workers’ household.
The
harvesting of chick pea which began in the second week of April, manifested
trends that were similar to Rapeseed. Wage employment during the peak
agricultural season is the primary source of income for agricultural labour
households. Apart from being employed in agriculture, a few household members
from these agricultural worker households also work in MGNREGA and in
construction work. Female workers have been adversely impacted due to the
unplanned lockdown. This has been the case since due to this decline in the
quantum of agricultural work has been a bigger blow to them as they have had limited
access to non-agricultural employment, due to their lower levels of formal education,
lesser mobility and other social constrains that impinge unequally on them.
The
piece-rate based wage contracts in harvesting have varied in limited ways
across villages. The prevalent rates for harvesting have been either Rs.
1120/acre or Rs. 1440/acre. The harvesting of rapeseed began in mid March in a
few villages and nominal wage rates were higher than last year. But in villages
where harvesting of rapeseed began after the announcement of the lockdown by
the government, the nominal wage rate remained similar to 2019, with the fall
in the real wages by approximately 0.09 per cent.
The rise in
rural labour supply has possibly has a greater negative impact on the number of
days of employment than the rural nominal agricultural wages. Two factors that
could have played important roles in keeping the nominal wage rate for
harvesting work similar to the previous year include:
a) the
existing production relations of peasants and agricultural workers, where
workers earn major share of their income by working on others’ land and rich
and middle peasant classes depend on hired workers for cultivation.[2] The
piece-rated contract was fixed in the fourth week of March and the nominal rate
was an outcome of workers-peasant barging, which could not be change for the
period of harvesting.
b) the
uncertainty and apprehensions among peasants due to the unplanned lockdown,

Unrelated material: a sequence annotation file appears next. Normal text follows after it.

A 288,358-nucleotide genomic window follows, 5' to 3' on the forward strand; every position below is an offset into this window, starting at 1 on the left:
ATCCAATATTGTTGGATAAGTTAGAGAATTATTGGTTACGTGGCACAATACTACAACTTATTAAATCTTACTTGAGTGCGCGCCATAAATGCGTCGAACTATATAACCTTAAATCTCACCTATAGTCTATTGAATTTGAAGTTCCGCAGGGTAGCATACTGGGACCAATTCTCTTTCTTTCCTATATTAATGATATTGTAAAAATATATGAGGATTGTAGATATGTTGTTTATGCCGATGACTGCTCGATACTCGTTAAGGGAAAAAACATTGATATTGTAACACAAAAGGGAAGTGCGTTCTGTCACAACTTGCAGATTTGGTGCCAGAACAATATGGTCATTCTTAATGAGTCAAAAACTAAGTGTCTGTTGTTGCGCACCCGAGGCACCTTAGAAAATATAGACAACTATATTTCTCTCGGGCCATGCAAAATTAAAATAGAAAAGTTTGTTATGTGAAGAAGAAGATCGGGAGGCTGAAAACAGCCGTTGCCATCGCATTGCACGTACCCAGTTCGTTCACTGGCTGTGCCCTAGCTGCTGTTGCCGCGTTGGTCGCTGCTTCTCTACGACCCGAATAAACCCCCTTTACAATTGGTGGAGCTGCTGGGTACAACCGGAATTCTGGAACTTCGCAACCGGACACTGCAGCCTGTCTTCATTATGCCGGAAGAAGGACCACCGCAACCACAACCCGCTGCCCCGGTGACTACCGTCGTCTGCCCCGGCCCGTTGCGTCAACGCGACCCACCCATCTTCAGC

resulting in their hastening of the harvesting process.

Similar
trends were apparent in the harvesting process of chick peas in April where the
nominal wage rates remained similar as last year and real wages fell by
approximately 0.08 per cent.
Past research on wage employment have established, by and large, that
the rise in mechanisation in agriculture, the quantum wage employment in
agriculture falls. However, to some extent the adoption of newer types of
agricultural systems has opened up some employment opportunities in non-farm
sectors through forward and backward linkages. But the current unplanned
lockdown imposed by the government has increased the vulnerability of
agricultural workers. Unemployment has surged in the informal sector and the
limited assistance provided by the central government in terms of rations,
financial handouts have been rather paltry. Further, with the fall in the
quantum of agricultural employment the income of agricultural worker households
has possibly fallen by around 35 to 50 per cent in the peak agricultural
season, which may push these households to the brink of subsistence or
sometimes below it. This in turn will have a negative impact on aggregate
demand though the channel of consumption.
The unplanned lockdown, has led to a sharp decrease in the quantum of wage
work and wage earnings of rural workers. As these households do not have any
other significant source of income to sustain themselves, the state should
expand the MGNREGA work rapidly, by increasing the number of days per
households, by increasing the MGNREGA wage rate, settling MGNREGA wage appears,
apart from providing adequate safety gear etc. to MGNREGA workers to protect
their health. State policies in this respect should emphasise the provision of
a living wage not merely a minimum wage. Struggles of agricultural workers in
concert with other working classes will be a catalyst in any such transition.
Reference:
Ramachandran, V. K. (2011), “ The State of Agrarian Relations in India
Today,” The  Marxist, 
XXVII  1–2,  January–June 
2011, https://www.cpim.org/marxist/201101-agrarian-relations-vkr.pdf.

[1] Navpreet Kaur teaches
at JDMC and Amanpreet Kaur is a research scholar at CESP, JNU. The information
for this note was collected with the help of All India Agricultural Workers
Union (AIAWU) Rajasthan unit from April 23 to 26, 2020. We are thankful to Dr.
C. Saratchand for his valuable comments and help in editing.
[2] Ramachandran (2011).